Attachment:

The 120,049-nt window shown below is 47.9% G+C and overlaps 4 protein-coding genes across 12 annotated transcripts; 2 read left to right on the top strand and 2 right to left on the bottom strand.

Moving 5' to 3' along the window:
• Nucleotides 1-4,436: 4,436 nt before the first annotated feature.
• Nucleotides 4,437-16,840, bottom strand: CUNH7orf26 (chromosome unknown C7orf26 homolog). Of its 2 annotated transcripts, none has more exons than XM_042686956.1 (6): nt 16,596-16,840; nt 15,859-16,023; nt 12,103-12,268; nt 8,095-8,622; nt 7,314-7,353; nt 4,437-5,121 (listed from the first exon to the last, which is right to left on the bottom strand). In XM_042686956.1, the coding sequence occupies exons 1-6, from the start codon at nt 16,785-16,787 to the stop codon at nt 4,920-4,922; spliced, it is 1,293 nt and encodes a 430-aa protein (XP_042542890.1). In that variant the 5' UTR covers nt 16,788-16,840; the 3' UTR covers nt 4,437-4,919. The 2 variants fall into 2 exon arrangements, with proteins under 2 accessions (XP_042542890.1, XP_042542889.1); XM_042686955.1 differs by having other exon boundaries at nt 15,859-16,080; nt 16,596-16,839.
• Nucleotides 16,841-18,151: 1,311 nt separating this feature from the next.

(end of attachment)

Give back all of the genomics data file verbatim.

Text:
The 120,049-nt window shown below is 47.9% G+C and overlaps 4 protein-coding genes across 12 annotated transcripts; 2 read left to right on the top strand and 2 right to left on the bottom strand.

Moving 5' to 3' along the window:
• Nucleotides 1-4,436: 4,436 nt before the first annotated feature.
• Nucleotides 4,437-16,840, bottom strand: CUNH7orf26 (chromosome unknown C7orf26 homolog). Of its 2 annotated transcripts, none has more exons than XM_042686956.1 (6): nt 16,596-16,840; nt 15,859-16,023; nt 12,103-12,268; nt 8,095-8,622; nt 7,314-7,353; nt 4,437-5,121 (listed from the first exon to the last, which is right to left on the bottom strand). In XM_042686956.1, the coding sequence occupies exons 1-6, from the start codon at nt 16,785-16,787 to the stop codon at nt 4,920-4,922; spliced, it is 1,293 nt and encodes a 430-aa protein (XP_042542890.1). In that variant the 5' UTR covers nt 16,788-16,840; the 3' UTR covers nt 4,437-4,919. The 2 variants fall into 2 exon arrangements, with proteins under 2 accessions (XP_042542890.1, XP_042542889.1); XM_042686955.1 differs by having other exon boundaries at nt 15,859-16,080; nt 16,596-16,839.
• Nucleotides 16,841-18,151: 1,311 nt separating this feature from the next.